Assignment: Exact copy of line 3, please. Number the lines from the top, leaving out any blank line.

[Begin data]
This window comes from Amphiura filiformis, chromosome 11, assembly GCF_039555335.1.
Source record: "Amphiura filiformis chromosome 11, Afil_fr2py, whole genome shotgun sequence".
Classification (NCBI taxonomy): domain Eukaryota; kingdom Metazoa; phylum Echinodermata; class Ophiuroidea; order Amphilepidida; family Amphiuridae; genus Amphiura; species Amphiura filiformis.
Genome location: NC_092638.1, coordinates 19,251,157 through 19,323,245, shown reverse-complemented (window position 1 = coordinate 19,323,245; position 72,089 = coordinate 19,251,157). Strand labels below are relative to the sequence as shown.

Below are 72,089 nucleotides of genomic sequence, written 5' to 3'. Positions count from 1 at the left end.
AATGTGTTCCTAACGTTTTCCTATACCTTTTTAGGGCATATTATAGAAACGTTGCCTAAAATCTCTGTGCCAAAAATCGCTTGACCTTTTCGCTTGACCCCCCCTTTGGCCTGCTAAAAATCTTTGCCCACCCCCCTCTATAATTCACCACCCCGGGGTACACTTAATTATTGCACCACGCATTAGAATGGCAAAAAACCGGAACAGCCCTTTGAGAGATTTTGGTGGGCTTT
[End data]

Classification (NCBI taxonomy): domain Eukaryota; kingdom Metazoa; phylum Echinodermata; class Ophiuroidea; order Amphilepidida; family Amphiuridae; genus Amphiura; species Amphiura filiformis.